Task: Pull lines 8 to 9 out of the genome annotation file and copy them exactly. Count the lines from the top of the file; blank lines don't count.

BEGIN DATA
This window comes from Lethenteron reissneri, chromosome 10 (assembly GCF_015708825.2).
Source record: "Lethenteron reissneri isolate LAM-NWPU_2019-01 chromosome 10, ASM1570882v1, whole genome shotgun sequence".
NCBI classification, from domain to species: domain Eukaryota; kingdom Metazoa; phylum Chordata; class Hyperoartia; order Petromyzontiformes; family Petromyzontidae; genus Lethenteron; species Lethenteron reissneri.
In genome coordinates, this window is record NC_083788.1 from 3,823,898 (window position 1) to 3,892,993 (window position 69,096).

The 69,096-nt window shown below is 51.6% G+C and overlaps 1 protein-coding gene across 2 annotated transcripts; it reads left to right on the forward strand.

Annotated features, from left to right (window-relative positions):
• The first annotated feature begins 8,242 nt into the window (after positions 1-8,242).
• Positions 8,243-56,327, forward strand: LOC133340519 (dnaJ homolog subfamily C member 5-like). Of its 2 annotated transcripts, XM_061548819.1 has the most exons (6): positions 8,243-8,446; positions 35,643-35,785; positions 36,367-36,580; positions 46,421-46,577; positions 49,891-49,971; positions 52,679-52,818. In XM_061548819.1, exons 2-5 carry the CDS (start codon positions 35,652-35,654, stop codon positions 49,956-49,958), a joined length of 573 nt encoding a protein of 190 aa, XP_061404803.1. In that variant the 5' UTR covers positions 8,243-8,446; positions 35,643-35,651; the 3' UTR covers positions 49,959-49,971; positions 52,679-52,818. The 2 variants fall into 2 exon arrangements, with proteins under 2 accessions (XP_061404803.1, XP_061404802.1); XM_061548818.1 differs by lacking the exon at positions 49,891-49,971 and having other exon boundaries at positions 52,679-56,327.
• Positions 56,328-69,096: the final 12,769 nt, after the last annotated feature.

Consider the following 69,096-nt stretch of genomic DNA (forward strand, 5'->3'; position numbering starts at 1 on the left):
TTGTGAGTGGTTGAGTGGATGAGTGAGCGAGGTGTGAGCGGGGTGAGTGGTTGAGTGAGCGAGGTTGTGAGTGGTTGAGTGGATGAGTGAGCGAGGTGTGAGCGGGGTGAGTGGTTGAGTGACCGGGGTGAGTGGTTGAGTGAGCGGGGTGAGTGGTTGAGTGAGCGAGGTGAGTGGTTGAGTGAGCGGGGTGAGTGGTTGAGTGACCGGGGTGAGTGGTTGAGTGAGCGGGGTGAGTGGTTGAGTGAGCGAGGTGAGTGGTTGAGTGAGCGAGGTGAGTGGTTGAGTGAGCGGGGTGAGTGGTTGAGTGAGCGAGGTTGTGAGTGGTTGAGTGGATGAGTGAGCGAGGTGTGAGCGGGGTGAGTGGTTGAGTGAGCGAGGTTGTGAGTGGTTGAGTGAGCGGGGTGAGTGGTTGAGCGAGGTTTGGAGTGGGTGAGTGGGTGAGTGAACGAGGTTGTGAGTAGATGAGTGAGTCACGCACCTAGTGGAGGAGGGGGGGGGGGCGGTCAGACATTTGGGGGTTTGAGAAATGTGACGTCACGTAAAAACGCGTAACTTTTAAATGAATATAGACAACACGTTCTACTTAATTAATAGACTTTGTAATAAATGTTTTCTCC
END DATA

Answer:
• Positions 8,243-56,327, forward strand: LOC133340519 (dnaJ homolog subfamily C member 5-like). Of its 2 annotated transcripts, XM_061548819.1 has the most exons (6): positions 8,243-8,446; positions 35,643-35,785; positions 36,367-36,580; positions 46,421-46,577; positions 49,891-49,971; positions 52,679-52,818. In XM_061548819.1, exons 2-5 carry the CDS (start codon positions 35,652-35,654, stop codon positions 49,956-49,958), a joined length of 573 nt encoding a protein of 190 aa, XP_061404803.1. In that variant the 5' UTR covers positions 8,243-8,446; positions 35,643-35,651; the 3' UTR covers positions 49,959-49,971; positions 52,679-52,818. The 2 variants fall into 2 exon arrangements, with proteins under 2 accessions (XP_061404803.1, XP_061404802.1); XM_061548818.1 differs by lacking the exon at positions 49,891-49,971 and having other exon boundaries at positions 52,679-56,327.
• Positions 56,328-69,096: the final 12,769 nt, after the last annotated feature.